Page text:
Monday, January 5, 2015

Getting to Eigg

These days you walk onto the ferry at Mallaig, and then walk directly onto Eigg via the ferry Lochnevis. Prior to that the Loch Mor waited off Glamisdale, and passengers and supplies were loaded onto the flit-boat MV Ulva. I never had the pleasure of doing that. The only time I saw MV Ulva was while returning from Rum in June of 2000. After departing from Rum, MV Loch Mor stopped off of Eigg, and several people, and pallets of supplies - food, beer and coal - were loaded onto Ulva.

Ulva underway off Glamisdale
The Ulva approaches Loch Mor
All the necessities: beer, cider, crisps and coal
MV Ulva - Kildonan Church can be seen in the trees on the hillside
Another way to get to Eigg was (and is) via MV Sheerwater out of Arisaig. I have taken the Sheerwater on two occasions. Once was from Arisaig to Eigg (book 1, chapter 24), and the other time was a trip from Eigg to Muck and back (book 1, chapter 26). Unfortunately I have no photos of her at Eigg, but here are two from Muck.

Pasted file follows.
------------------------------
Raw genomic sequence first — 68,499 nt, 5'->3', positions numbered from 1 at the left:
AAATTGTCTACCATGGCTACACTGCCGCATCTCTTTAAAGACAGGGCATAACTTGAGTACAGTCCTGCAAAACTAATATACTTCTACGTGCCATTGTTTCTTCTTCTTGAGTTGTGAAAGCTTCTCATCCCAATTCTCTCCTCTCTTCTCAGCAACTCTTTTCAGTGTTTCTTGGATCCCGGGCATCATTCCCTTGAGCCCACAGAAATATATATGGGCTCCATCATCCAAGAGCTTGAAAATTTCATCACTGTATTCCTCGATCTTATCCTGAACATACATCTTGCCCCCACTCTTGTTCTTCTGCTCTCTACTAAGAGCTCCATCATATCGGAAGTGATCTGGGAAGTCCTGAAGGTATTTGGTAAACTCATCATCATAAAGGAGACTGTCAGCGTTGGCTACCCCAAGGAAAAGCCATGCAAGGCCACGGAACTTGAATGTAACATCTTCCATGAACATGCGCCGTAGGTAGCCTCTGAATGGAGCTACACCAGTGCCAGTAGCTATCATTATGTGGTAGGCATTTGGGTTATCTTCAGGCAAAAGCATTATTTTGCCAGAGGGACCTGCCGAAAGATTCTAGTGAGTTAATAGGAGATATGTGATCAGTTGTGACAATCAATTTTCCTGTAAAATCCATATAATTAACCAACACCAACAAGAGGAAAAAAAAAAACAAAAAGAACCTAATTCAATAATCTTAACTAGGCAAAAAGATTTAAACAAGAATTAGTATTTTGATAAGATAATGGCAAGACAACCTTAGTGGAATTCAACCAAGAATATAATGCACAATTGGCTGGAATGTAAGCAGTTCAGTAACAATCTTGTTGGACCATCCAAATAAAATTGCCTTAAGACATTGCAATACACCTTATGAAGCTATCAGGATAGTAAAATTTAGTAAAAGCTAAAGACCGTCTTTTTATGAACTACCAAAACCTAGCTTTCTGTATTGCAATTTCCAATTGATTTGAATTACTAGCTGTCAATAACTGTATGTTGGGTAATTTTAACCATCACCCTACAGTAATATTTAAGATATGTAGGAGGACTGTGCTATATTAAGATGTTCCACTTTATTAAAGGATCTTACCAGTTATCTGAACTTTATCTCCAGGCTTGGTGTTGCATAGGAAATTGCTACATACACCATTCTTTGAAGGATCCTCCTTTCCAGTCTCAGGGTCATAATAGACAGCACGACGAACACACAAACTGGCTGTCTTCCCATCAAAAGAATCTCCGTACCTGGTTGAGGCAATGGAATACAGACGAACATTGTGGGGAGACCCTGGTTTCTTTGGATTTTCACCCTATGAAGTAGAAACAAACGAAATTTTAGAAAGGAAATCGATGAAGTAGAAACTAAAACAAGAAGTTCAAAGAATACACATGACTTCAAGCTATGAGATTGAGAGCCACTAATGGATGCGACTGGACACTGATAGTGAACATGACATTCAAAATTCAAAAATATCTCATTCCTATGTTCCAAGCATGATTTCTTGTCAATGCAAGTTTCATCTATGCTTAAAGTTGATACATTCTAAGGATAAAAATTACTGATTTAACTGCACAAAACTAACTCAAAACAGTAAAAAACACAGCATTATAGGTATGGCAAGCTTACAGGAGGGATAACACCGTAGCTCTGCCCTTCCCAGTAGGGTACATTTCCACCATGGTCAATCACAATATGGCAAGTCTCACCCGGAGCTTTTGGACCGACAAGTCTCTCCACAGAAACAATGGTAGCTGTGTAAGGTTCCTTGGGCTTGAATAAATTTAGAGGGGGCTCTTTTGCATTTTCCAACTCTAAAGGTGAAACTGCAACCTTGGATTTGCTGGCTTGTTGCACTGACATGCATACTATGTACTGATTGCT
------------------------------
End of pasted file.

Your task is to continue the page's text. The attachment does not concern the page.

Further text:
Sheerwater passing the RO/RO slip as it approaches Muck
Amy of Muck and Sheerwater at the old Port Mor jetty
The days of the flit-boats are gone, and MV Lochnevis is the main way to get to Eigg. From a tourist standpoint that makes the journey less of an adventure, but for those who have to make the journey regularly it's a good thing.

Although I've taken Lochnevis to Eigg, the only photos of her I have were taken while hiking in the hills east of Mallaig. The last photo was taken from the slopes of Cruach Mhalaig, and shows Lochnevis tied up to the pier. Also shown are the ferries MV Western Isles and the Mallaig-Armadale ferry (it think it's MV Coruisk).

Mallaig Harbour with the MV Western Isles, MV Lochnevis and MV Coruisk

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